The Circular Economy Competences, Making the Case for Lifelong Learning report, published by ACR+ and Zero Waste Scotland , builds on the workshop these orgnisations hosted in the Euroepan Parliament on 19 February 2019. It gathers the experiences participants shared in that workshop, and is meant to help educators, policymakers and managers of NGOs involved in training and educational organisations to promote the development of local circular economy loops.
The three chapters of this booklet cover different areas of the lifelong learning landscape:
- Circular thinking in education. Educational designers will find useful insights on the promotion of circular holistic approach in schools; a bird’s eye view on how tertiary education is integrating the circular economy into its educational offer; the creation of attractive learning pathways in adult training;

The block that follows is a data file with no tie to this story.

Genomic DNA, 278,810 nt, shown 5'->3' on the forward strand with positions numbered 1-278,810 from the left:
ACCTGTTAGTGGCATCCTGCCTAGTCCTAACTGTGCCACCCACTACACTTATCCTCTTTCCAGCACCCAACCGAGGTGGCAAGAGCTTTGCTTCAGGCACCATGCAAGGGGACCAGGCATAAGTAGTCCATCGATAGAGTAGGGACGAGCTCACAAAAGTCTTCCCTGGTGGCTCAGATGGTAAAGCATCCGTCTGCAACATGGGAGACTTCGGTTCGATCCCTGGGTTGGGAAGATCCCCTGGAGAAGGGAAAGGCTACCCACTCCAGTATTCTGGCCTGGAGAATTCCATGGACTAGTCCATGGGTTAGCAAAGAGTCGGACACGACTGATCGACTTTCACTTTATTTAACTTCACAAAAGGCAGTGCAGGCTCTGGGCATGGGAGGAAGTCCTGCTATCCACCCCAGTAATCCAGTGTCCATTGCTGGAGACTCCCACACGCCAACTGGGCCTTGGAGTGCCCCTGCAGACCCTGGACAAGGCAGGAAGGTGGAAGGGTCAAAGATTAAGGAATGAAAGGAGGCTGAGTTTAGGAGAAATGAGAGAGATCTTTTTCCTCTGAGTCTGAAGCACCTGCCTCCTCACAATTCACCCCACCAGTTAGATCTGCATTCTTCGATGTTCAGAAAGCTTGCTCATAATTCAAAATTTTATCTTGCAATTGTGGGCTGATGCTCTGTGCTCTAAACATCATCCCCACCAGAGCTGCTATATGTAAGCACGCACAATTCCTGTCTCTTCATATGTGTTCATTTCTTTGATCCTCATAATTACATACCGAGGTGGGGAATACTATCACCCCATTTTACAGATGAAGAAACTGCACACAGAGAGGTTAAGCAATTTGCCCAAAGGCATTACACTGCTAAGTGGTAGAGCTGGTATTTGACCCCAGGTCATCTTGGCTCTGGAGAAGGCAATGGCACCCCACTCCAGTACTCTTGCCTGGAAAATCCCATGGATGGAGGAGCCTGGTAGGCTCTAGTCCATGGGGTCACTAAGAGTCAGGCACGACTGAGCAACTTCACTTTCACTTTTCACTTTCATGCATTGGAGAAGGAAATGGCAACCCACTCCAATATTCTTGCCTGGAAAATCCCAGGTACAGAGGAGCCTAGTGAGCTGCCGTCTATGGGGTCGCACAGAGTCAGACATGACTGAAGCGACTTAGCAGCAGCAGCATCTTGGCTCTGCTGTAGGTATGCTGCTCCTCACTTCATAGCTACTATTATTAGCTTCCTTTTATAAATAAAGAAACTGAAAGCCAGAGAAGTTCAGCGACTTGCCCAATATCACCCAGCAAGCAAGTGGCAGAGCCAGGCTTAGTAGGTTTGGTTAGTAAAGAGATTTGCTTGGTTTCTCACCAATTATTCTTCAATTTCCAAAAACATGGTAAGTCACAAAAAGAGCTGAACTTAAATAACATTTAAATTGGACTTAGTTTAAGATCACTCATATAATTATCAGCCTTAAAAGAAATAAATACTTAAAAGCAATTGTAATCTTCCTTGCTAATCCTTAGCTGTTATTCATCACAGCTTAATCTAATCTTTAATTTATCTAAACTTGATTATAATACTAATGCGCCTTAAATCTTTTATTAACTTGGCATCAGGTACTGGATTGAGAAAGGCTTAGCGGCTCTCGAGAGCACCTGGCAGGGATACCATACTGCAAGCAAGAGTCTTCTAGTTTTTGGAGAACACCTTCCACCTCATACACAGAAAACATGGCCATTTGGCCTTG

- Upskilling waste, repair & reuse industry. Policymakers and professionals in the field of vocational training will find useful references to the development of professional standards and competence profiles for the 3Rs industries;
- Facilitating the transition towards a circular economy. The last chapter contains an analysis of the links between Industry 4.0 and the circular economy in Italy and the case history of a network of municipalities that have developed training courses to equip local authority staff for the circular transition. In conclusion, a final article analyses the possible positive correlations between entrepreneurial education and the circular economy.
ACR+ has consistently advocated to accelerate the circular economy, while also showcasing urban best practice in circular economy throughout 2019 at various events across the European continent.